The Aboriginal Tent Embassy: Sovereignty, Black Power, Land Rights and the State

1st Edition

Gary Foley, Andrew Schaap

Routledge
Published June 20, 2016
Reference - 328 Pages
ISBN 9780415839518 - CAT# Y149899

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Summary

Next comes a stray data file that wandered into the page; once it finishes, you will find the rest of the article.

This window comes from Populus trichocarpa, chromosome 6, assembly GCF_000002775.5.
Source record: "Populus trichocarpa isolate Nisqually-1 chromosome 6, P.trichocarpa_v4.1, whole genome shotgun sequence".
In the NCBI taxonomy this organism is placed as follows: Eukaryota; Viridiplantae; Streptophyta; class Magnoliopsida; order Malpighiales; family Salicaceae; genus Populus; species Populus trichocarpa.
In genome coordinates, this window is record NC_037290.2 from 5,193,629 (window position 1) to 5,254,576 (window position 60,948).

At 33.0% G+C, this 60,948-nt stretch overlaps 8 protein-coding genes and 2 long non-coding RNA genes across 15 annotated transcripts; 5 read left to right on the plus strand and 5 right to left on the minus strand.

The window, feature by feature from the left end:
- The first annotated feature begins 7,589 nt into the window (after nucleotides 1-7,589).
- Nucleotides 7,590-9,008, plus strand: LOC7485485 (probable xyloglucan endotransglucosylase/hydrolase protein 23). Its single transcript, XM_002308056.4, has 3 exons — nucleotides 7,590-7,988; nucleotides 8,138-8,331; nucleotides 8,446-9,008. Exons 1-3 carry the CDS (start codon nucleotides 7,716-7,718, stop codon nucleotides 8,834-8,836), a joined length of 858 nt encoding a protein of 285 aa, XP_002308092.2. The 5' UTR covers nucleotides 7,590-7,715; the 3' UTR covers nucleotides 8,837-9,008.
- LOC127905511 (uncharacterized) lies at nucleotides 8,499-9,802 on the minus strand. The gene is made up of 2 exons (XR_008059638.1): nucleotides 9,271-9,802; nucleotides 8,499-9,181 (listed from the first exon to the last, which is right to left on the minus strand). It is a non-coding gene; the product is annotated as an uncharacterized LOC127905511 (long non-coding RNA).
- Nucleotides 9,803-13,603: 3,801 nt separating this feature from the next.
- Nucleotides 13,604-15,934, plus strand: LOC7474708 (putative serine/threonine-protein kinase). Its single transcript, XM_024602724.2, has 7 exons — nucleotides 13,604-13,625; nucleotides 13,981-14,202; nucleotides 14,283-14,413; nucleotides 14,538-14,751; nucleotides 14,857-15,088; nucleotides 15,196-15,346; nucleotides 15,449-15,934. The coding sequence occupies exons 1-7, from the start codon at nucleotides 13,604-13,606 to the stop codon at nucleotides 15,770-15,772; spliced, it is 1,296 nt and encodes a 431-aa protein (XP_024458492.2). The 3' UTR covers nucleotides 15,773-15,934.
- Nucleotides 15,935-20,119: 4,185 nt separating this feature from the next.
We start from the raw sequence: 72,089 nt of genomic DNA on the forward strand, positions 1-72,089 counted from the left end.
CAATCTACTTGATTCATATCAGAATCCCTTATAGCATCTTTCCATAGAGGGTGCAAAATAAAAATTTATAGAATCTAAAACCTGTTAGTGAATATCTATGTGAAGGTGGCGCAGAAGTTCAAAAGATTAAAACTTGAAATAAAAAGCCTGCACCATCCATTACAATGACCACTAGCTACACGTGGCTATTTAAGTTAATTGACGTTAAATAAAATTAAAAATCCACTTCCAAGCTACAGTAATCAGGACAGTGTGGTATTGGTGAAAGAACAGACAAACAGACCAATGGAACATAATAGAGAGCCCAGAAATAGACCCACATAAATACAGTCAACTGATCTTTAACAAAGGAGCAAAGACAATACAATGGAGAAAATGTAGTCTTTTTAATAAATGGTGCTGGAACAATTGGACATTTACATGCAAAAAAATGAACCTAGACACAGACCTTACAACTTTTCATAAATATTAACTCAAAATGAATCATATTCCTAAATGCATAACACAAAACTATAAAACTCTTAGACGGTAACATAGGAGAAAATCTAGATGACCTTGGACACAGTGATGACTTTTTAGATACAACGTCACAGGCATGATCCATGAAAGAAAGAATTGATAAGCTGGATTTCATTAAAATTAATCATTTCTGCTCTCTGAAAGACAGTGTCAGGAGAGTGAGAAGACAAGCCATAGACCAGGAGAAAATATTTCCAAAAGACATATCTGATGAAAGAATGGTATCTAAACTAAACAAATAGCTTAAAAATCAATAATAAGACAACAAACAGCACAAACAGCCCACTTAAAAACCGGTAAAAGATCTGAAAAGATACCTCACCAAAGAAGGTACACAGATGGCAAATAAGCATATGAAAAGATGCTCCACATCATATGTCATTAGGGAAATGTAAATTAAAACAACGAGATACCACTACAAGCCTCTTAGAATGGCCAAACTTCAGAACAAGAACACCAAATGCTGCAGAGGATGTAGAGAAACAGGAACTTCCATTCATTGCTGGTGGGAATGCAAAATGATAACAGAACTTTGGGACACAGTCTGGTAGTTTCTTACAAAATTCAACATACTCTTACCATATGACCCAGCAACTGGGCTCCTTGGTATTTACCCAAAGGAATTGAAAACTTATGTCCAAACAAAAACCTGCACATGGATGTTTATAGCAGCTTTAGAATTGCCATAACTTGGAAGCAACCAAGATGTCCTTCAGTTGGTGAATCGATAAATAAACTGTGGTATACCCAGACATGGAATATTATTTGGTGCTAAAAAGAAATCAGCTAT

The Aboriginal Tent Embassy was established in Canberra in January 1972, when four Aboriginal activists drove from Sydney to Canberra, planted a beach umbrella on the lawns across the road from the Commonwealth Parliament House, and called it an Embassy. They were responding to a speech by conservative Prime Minister William McMahon in which he rejected Aboriginal land rights and reaffirmed the government’s commitment to a policy of assimilation. The protestors declared that McMahon's statement effectively relegated indigenous people to the status of ‘aliens in our own land’, thus as aliens ‘we would have an embassy of our own’. The brilliant idea of pitching a Tent Embassy hijacked all the symbolic 'national significance' attached to this small patch of grass by the Australian state and media, and put it to work for radically different purposes. It enacted the kind of land rights that the activists were seeking, and it did so in a way that also drew attention to the living conditions of so many Aboriginal people across Australia. On its twentieth anniversary, the Embassy was permanently established, as part of an on-going struggle for recognition of Aboriginal land rights and sovereignty. It remains today, and celebrates its fortieth anniversary in 2012. This book draws together contributions from an interdisciplinary group of Aboriginal and non-Aboriginal scholar, some of whom were participants in the events that they write about, to examine the social, historical and political significance of the Aboriginal Tent Embassy for Australian society and for the struggle for indigenous rights internationally.

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